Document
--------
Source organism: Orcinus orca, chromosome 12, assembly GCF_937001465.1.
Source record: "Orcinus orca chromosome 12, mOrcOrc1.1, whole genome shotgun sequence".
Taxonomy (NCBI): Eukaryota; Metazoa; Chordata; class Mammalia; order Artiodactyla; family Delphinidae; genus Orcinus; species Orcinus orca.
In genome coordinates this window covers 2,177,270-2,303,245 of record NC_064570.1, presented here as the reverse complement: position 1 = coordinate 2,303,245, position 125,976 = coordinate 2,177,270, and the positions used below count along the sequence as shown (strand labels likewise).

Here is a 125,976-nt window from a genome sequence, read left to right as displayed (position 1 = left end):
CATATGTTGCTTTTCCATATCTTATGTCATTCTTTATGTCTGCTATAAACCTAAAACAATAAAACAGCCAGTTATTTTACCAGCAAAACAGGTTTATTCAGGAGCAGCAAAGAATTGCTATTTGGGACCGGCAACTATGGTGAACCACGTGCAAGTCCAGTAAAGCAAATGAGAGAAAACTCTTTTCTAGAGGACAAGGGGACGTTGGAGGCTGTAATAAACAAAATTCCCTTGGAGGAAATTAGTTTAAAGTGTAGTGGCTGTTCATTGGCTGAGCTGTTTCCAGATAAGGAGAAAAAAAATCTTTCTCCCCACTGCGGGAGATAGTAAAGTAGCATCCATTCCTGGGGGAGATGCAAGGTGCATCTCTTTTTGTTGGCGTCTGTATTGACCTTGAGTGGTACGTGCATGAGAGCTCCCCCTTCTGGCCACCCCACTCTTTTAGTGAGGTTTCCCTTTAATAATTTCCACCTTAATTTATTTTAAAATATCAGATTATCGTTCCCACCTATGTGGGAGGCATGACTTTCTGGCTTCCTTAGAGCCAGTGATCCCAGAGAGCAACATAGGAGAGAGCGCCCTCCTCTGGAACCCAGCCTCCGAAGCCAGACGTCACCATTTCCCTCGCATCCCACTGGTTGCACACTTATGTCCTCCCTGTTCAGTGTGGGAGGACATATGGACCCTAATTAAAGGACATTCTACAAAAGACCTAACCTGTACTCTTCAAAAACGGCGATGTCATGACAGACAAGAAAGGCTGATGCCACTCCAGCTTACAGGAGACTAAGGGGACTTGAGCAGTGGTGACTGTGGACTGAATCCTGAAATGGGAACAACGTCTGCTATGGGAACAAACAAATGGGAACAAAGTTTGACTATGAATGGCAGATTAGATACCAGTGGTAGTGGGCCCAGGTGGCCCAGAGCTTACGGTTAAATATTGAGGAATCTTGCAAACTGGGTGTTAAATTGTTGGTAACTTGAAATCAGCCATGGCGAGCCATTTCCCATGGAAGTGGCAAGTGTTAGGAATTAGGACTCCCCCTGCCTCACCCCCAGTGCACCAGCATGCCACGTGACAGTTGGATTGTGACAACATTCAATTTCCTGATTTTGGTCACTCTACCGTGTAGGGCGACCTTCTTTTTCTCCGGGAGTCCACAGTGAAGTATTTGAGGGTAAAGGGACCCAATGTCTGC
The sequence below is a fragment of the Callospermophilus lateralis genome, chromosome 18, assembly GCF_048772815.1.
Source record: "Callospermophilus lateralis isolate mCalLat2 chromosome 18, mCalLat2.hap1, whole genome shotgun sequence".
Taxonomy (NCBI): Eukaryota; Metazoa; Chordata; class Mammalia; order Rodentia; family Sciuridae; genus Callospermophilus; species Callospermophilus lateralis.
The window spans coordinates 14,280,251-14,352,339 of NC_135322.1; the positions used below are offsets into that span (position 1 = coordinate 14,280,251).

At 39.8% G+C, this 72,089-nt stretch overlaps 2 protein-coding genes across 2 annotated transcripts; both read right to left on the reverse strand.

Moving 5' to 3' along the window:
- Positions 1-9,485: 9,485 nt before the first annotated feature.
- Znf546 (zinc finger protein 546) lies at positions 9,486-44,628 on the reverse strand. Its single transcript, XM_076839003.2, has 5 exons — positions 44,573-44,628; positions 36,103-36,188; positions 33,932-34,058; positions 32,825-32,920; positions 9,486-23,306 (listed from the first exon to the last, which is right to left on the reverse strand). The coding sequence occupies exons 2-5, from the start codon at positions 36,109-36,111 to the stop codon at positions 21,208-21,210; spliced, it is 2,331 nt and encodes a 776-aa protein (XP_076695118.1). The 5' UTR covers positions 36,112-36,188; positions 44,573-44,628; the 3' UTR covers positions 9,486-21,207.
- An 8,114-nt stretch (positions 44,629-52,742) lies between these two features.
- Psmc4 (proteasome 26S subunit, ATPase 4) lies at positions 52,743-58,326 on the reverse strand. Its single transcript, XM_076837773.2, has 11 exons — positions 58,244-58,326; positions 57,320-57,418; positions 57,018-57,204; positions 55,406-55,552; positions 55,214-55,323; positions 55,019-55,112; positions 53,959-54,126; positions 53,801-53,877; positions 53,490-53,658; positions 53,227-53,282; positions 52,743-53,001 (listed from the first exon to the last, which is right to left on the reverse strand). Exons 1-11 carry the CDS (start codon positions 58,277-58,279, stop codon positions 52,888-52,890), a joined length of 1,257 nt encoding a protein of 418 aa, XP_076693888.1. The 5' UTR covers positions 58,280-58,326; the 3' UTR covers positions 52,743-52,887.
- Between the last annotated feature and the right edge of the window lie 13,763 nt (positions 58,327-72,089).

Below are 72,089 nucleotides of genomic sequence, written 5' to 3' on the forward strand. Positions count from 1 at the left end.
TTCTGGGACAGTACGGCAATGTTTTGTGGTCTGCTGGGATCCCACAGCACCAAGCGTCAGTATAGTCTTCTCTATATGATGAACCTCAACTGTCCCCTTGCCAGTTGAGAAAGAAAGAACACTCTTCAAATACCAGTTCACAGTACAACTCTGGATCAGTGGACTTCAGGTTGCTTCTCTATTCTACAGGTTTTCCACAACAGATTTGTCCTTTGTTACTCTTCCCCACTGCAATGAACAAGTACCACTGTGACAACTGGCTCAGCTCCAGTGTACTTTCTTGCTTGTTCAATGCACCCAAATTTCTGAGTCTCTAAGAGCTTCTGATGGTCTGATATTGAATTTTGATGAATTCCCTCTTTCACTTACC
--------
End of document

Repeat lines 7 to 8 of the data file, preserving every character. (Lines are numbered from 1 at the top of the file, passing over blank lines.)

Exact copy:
The sequence below is a fragment of the Callospermophilus lateralis genome, chromosome 18, assembly GCF_048772815.1.
Source record: "Callospermophilus lateralis isolate mCalLat2 chromosome 18, mCalLat2.hap1, whole genome shotgun sequence".